Lewis' Exploring Oz

On and off the beaten track…………………….

Tassie…..week 5

Posted by lewisfamilyexploringoz on April 10, 2011

Hi everyone,

Wombat and his toy

Cape Barron Geese

We left Freycinet National Park and headed further up the east coast, past Bicheno to another free camp at Lagoons Beach, (#39 Camps 5). However when we got there the Ranger told us they were about to do a small burn-off in the area but that it would only be for an hour or so.  We set up away from the burn areas, closed the van up tight and headed back to Bicheno for some lunch.  We visited a place called Natureworld.  Wade had seen the signs when we passed through earlier so we stopped in for a look.  It is set on over  150 acres of bushland and lagoons so there were heaps of animals here and we finally got to see the Tasmania Devil as well.  It is a great place for the kids and there are signs with loads of information about each of the different types of animals, reptiles and birds. We listened to a few talks about the Tassie Devils and watched them feed them also.  Quite amazing little critters they are.  There was even a family of fallow deer loose in the park and they ventured close enough for some photos but not to be touched.  There was also a very young wombat who lost his mother in a car accident who has a stuffed toy to keep him company and to play with – it was so very cute, but a bit sad also:( We also saw some Cape Barron Geese for the first time, which are a grey colour and have a bright, lime-green colour on their beaks which was quite striking. The kids and Joel also got to hand feed the kangaroos as well. They also have some farm animals with a few boars, sheep, goats and a pony. We headed back to camp but it was still quite smoky so we decided on only one night here.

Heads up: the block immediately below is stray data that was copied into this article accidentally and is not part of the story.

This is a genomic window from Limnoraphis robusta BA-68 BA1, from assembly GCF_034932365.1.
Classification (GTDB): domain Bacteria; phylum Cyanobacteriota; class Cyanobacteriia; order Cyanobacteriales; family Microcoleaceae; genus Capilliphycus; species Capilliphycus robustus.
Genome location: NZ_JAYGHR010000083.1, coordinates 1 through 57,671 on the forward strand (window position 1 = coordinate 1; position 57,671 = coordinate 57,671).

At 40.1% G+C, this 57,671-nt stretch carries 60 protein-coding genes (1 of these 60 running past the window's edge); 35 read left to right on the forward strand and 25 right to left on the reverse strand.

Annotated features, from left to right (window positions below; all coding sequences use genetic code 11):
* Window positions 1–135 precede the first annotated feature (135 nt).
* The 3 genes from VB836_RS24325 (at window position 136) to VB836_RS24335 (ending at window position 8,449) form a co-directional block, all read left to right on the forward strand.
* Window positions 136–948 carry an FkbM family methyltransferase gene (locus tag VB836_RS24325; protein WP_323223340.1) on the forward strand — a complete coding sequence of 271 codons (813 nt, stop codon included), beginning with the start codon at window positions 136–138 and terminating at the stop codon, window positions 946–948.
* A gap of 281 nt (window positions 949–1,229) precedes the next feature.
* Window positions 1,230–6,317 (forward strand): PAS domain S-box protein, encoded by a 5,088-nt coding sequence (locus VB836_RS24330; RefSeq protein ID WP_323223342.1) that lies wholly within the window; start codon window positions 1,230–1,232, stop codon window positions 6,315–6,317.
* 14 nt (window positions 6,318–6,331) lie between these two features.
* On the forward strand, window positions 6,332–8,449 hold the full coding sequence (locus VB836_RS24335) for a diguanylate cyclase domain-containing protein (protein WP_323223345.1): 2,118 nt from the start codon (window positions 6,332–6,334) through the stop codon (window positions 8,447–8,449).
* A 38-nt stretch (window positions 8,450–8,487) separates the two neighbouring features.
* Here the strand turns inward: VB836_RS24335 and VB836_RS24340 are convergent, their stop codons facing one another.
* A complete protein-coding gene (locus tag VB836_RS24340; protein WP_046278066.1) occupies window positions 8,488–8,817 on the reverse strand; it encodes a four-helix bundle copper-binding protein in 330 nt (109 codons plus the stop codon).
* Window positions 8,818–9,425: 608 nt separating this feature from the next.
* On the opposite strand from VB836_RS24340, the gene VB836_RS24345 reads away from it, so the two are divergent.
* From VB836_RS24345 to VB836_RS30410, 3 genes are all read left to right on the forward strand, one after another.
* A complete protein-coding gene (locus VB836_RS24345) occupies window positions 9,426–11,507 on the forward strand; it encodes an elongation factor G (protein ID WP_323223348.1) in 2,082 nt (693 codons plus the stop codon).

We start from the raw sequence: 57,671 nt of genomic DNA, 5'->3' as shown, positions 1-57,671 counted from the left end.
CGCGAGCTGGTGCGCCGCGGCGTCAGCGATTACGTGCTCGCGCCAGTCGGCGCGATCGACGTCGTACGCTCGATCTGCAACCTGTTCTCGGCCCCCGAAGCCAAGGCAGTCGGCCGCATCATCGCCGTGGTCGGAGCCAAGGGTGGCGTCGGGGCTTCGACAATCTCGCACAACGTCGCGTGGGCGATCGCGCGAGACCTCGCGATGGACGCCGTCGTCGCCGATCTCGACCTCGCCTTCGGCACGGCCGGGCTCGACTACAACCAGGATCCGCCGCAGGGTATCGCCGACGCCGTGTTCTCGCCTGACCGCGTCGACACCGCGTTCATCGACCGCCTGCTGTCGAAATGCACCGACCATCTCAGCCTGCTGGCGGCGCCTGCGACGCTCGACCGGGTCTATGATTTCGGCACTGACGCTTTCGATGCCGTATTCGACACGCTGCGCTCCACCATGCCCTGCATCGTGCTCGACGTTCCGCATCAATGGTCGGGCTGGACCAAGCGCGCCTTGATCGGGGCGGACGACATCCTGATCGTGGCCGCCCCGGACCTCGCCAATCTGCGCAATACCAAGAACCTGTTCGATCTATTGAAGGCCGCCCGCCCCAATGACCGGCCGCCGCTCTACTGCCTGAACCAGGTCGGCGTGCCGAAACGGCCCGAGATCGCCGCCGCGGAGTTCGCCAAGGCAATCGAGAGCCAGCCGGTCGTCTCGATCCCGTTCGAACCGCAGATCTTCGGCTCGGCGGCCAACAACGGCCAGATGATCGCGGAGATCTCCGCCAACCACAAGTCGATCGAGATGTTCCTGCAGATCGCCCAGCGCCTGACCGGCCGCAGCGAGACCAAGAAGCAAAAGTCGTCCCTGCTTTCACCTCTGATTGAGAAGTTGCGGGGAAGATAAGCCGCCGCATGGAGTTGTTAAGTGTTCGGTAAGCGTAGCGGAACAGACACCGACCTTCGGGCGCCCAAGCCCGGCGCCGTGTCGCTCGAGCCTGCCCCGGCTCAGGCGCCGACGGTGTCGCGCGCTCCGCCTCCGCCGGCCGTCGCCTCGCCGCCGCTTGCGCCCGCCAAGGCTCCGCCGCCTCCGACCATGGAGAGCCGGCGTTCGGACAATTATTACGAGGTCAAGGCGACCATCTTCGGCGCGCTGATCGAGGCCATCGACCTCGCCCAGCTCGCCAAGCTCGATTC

Fallow deer

Joel feeding roos

Wade feeding roos

Tassie Devil feeding

Sun ring and jet stream

Swimcart Beach Camp

Red rocks

Bay of Fires 1

We headed further up the coast to St Helens and stayed at the Big 4 caravan park as we need to do some serious clothes washing and some shopping.  We went for a squizz out to Binalong Bay which looks very nice and like a real sea-side village place.  The homes that have been built up on the hills wouldn’t give you much change from a million dollars I’ll bet. We headed out to the Bay of Fires camping areas to do a re-con to see where we might get the van in for a few days of free camping.  We found a nice spot so we’ll check it out tomorrow morning and see if it’s still there. Uh oh, Joel was emptying out the Thetford toilet when he accidentally dropped the cap for the toilet down the dump hole. Doh, we’ll have to wait until Launceston to see if we can get a new one.  St Helens is a lovely little town and there is a tap not far from the free camps where you can fill up your water tanks on the van.  Very handy!!

Bay of Fires 2

Eddystone Point Light House

Eddystone Point